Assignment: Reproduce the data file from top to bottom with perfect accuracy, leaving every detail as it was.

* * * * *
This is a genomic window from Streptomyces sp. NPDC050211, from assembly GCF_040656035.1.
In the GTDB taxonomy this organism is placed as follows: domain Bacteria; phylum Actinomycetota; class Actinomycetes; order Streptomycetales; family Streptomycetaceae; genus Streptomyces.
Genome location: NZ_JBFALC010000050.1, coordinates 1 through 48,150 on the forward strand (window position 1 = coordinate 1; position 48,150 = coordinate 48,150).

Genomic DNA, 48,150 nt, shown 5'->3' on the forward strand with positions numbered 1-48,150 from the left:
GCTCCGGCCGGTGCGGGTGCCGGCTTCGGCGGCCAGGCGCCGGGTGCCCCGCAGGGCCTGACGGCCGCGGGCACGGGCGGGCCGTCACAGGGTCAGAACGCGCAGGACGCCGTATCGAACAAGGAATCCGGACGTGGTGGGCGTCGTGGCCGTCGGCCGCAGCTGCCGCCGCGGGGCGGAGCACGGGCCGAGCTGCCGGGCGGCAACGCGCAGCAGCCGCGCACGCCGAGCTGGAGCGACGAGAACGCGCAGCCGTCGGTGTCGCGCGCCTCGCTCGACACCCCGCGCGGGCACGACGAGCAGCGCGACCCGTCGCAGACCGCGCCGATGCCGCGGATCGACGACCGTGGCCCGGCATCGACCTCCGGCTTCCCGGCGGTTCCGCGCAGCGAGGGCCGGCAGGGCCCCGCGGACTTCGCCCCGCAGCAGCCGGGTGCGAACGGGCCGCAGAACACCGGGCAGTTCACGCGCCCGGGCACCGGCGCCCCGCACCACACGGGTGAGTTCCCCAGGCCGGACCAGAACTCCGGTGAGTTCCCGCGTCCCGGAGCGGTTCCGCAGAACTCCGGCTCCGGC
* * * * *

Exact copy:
This is a genomic window from Streptomyces sp. NPDC050211, from assembly GCF_040656035.1.
In the GTDB taxonomy this organism is placed as follows: domain Bacteria; phylum Actinomycetota; class Actinomycetes; order Streptomycetales; family Streptomycetaceae; genus Streptomyces.
Genome location: NZ_JBFALC010000050.1, coordinates 1 through 48,150 on the forward strand (window position 1 = coordinate 1; position 48,150 = coordinate 48,150).

Genomic DNA, 48,150 nt, shown 5'->3' on the forward strand with positions numbered 1-48,150 from the left:
GCTCCGGCCGGTGCGGGTGCCGGCTTCGGCGGCCAGGCGCCGGGTGCCCCGCAGGGCCTGACGGCCGCGGGCACGGGCGGGCCGTCACAGGGTCAGAACGCGCAGGACGCCGTATCGAACAAGGAATCCGGACGTGGTGGGCGTCGTGGCCGTCGGCCGCAGCTGCCGCCGCGGGGCGGAGCACGGGCCGAGCTGCCGGGCGGCAACGCGCAGCAGCCGCGCACGCCGAGCTGGAGCGACGAGAACGCGCAGCCGTCGGTGTCGCGCGCCTCGCTCGACACCCCGCGCGGGCACGACGAGCAGCGCGACCCGTCGCAGACCGCGCCGATGCCGCGGATCGACGACCGTGGCCCGGCATCGACCTCCGGCTTCCCGGCGGTTCCGCGCAGCGAGGGCCGGCAGGGCCCCGCGGACTTCGCCCCGCAGCAGCCGGGTGCGAACGGGCCGCAGAACACCGGGCAGTTCACGCGCCCGGGCACCGGCGCCCCGCACCACACGGGTGAGTTCCCCAGGCCGGACCAGAACTCCGGTGAGTTCCCGCGTCCCGGAGCGGTTCCGCAGAACTCCGGCTCCGGC